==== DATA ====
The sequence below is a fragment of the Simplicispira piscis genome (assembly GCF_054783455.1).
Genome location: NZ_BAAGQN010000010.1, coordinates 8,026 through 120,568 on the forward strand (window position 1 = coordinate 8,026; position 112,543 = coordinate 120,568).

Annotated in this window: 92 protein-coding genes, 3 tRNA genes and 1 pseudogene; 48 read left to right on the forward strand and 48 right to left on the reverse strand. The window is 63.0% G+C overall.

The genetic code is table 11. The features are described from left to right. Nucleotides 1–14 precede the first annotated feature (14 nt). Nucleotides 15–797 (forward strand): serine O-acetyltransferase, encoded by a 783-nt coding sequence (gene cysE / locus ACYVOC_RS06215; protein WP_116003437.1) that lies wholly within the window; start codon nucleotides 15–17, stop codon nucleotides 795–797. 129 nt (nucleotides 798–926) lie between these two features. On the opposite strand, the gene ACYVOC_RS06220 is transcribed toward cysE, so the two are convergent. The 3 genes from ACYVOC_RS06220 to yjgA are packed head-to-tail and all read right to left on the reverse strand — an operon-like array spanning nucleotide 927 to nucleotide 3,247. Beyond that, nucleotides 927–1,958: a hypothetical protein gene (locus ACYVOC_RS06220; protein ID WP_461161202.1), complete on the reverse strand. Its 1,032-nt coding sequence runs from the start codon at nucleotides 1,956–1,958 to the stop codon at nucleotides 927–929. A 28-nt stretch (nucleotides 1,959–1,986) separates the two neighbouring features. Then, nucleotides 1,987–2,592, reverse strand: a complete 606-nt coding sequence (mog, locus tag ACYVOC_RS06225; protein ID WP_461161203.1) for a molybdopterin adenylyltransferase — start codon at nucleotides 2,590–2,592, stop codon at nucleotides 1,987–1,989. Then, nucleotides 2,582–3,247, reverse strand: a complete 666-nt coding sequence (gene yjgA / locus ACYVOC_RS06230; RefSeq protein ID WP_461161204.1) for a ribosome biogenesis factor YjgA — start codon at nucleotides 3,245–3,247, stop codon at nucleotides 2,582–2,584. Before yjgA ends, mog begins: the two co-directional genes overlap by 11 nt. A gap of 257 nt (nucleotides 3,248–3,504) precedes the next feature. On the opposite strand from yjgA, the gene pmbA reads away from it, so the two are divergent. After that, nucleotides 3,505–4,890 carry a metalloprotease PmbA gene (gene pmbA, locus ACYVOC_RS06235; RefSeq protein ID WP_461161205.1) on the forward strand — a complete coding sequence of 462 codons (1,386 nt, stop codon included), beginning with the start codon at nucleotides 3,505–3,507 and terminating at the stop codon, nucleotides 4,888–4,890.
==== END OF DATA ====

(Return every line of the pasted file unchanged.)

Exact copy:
The sequence below is a fragment of the Simplicispira piscis genome (assembly GCF_054783455.1).
Genome location: NZ_BAAGQN010000010.1, coordinates 8,026 through 120,568 on the forward strand (window position 1 = coordinate 8,026; position 112,543 = coordinate 120,568).

Annotated in this window: 92 protein-coding genes, 3 tRNA genes and 1 pseudogene; 48 read left to right on the forward strand and 48 right to left on the reverse strand. The window is 63.0% G+C overall.

The genetic code is table 11. The features are described from left to right. Nucleotides 1–14 precede the first annotated feature (14 nt). Nucleotides 15–797 (forward strand): serine O-acetyltransferase, encoded by a 783-nt coding sequence (gene cysE / locus ACYVOC_RS06215; protein WP_116003437.1) that lies wholly within the window; start codon nucleotides 15–17, stop codon nucleotides 795–797. 129 nt (nucleotides 798–926) lie between these two features. On the opposite strand, the gene ACYVOC_RS06220 is transcribed toward cysE, so the two are convergent. The 3 genes from ACYVOC_RS06220 to yjgA are packed head-to-tail and all read right to left on the reverse strand — an operon-like array spanning nucleotide 927 to nucleotide 3,247. Beyond that, nucleotides 927–1,958: a hypothetical protein gene (locus ACYVOC_RS06220; protein ID WP_461161202.1), complete on the reverse strand. Its 1,032-nt coding sequence runs from the start codon at nucleotides 1,956–1,958 to the stop codon at nucleotides 927–929. A 28-nt stretch (nucleotides 1,959–1,986) separates the two neighbouring features. Then, nucleotides 1,987–2,592, reverse strand: a complete 606-nt coding sequence (mog, locus tag ACYVOC_RS06225; protein ID WP_461161203.1) for a molybdopterin adenylyltransferase — start codon at nucleotides 2,590–2,592, stop codon at nucleotides 1,987–1,989. Then, nucleotides 2,582–3,247, reverse strand: a complete 666-nt coding sequence (gene yjgA / locus ACYVOC_RS06230; RefSeq protein ID WP_461161204.1) for a ribosome biogenesis factor YjgA — start codon at nucleotides 3,245–3,247, stop codon at nucleotides 2,582–2,584. Before yjgA ends, mog begins: the two co-directional genes overlap by 11 nt. A gap of 257 nt (nucleotides 3,248–3,504) precedes the next feature. On the opposite strand from yjgA, the gene pmbA reads away from it, so the two are divergent. After that, nucleotides 3,505–4,890 carry a metalloprotease PmbA gene (gene pmbA, locus ACYVOC_RS06235; RefSeq protein ID WP_461161205.1) on the forward strand — a complete coding sequence of 462 codons (1,386 nt, stop codon included), beginning with the start codon at nucleotides 3,505–3,507 and terminating at the stop codon, nucleotides 4,888–4,890.